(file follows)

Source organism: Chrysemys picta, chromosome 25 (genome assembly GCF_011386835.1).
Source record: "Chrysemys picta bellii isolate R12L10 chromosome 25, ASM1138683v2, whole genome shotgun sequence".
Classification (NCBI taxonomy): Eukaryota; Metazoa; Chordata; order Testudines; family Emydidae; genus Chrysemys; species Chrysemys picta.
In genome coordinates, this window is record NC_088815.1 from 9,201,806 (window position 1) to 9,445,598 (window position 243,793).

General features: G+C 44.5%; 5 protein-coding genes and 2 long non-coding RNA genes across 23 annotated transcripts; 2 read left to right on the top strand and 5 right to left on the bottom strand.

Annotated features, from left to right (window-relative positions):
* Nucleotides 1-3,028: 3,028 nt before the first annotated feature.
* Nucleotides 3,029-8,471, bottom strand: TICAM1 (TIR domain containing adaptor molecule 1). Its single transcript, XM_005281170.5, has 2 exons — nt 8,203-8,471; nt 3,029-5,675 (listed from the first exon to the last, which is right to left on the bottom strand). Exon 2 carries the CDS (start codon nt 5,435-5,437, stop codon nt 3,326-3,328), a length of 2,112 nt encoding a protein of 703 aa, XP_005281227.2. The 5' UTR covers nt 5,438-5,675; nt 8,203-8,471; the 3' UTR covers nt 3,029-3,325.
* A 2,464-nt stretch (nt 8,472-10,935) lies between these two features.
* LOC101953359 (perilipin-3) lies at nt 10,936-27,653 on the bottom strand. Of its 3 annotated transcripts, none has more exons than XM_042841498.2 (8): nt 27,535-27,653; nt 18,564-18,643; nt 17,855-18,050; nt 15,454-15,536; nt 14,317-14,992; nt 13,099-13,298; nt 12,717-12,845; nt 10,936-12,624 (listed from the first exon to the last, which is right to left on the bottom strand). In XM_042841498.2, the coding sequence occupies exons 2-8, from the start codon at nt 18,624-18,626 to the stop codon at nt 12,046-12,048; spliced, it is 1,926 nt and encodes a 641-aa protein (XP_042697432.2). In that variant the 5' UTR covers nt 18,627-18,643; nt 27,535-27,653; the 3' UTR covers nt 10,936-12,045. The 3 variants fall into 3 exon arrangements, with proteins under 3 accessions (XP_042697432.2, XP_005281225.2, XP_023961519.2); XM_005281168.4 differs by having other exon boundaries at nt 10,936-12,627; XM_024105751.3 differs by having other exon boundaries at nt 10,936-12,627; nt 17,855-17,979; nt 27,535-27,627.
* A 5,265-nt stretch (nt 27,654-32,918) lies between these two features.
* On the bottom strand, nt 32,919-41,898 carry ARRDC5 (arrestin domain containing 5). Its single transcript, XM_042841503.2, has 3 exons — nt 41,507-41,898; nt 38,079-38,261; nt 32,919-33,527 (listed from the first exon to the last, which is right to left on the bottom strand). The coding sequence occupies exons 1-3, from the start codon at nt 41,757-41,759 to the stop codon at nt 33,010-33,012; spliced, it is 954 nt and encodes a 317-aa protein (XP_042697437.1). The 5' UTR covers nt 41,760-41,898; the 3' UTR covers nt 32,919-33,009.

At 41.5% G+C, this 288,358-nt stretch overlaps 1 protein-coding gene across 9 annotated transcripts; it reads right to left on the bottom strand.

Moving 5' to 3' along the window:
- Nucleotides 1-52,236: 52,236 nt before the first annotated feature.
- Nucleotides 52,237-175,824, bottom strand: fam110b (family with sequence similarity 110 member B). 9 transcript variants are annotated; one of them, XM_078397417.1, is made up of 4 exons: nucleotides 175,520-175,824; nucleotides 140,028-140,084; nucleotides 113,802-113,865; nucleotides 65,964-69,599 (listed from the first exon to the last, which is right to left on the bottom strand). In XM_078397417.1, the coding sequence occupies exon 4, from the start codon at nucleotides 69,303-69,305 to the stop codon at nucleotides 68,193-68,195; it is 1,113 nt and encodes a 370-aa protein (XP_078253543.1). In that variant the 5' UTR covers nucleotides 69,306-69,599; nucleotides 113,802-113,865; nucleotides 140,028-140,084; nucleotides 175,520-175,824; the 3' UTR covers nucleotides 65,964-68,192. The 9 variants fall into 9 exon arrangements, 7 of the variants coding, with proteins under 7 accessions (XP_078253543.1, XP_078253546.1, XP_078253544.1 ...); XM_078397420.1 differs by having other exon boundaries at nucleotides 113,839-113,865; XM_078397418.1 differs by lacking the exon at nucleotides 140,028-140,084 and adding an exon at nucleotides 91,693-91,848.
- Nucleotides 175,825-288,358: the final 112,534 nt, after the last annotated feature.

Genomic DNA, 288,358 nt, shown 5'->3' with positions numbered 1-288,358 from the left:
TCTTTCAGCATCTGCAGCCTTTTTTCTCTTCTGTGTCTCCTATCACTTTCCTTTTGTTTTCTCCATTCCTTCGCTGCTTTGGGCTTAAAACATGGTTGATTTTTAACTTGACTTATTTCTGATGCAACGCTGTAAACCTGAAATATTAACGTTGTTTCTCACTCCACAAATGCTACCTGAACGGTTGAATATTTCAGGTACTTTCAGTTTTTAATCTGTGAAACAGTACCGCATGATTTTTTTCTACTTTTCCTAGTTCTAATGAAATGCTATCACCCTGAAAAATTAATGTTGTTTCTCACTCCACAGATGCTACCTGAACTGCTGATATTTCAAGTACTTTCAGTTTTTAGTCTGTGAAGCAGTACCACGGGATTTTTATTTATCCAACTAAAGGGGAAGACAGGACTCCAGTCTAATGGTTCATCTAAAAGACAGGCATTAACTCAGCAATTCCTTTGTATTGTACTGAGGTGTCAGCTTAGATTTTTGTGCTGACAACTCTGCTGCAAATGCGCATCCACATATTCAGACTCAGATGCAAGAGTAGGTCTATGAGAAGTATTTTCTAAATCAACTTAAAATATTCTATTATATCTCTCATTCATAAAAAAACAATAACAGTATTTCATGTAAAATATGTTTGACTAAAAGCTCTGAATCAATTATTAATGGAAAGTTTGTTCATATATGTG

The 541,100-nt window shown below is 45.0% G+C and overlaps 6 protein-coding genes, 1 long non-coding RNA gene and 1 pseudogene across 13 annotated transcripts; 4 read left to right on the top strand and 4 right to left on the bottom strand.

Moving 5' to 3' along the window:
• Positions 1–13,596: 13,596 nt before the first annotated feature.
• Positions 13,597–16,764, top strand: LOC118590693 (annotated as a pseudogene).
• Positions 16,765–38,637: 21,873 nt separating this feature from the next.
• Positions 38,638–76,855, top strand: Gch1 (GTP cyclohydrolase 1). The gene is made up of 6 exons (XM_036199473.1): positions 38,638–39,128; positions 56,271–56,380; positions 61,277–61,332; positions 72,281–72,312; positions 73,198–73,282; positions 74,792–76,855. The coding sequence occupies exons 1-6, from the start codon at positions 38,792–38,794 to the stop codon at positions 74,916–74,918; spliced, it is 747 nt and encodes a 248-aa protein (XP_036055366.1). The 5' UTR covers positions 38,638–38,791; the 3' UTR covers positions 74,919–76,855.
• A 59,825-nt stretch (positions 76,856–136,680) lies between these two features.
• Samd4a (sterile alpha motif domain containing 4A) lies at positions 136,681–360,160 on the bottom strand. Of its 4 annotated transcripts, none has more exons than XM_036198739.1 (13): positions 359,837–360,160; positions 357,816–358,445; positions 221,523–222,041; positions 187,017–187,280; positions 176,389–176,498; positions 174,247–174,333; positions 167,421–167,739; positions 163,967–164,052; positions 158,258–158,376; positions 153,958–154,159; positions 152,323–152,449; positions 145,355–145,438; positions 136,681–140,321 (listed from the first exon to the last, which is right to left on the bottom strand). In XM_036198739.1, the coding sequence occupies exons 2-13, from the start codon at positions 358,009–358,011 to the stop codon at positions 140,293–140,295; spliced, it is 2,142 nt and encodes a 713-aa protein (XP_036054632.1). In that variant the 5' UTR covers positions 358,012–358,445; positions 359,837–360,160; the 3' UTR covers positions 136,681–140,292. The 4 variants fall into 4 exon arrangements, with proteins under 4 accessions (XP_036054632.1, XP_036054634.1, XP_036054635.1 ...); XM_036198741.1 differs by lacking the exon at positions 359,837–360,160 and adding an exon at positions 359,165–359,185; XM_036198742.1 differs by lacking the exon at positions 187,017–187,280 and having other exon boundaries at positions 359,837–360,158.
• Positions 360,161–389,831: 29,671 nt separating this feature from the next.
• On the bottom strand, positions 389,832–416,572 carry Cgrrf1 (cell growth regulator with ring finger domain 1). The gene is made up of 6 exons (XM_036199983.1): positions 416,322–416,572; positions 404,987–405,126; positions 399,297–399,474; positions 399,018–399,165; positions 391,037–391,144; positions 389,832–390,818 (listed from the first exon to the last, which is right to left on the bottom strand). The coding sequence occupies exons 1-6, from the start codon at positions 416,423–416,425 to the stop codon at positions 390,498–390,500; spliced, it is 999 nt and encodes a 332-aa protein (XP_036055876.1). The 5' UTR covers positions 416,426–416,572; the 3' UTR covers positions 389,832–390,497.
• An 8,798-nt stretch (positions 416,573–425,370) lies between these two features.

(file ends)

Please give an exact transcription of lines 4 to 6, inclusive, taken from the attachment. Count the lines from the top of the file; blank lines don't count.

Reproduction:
In genome coordinates, this window is record NC_088815.1 from 9,201,806 (window position 1) to 9,445,598 (window position 243,793).

General features: G+C 44.5%; 5 protein-coding genes and 2 long non-coding RNA genes across 23 annotated transcripts; 2 read left to right on the top strand and 5 right to left on the bottom strand.

Annotated features, from left to right (window-relative positions):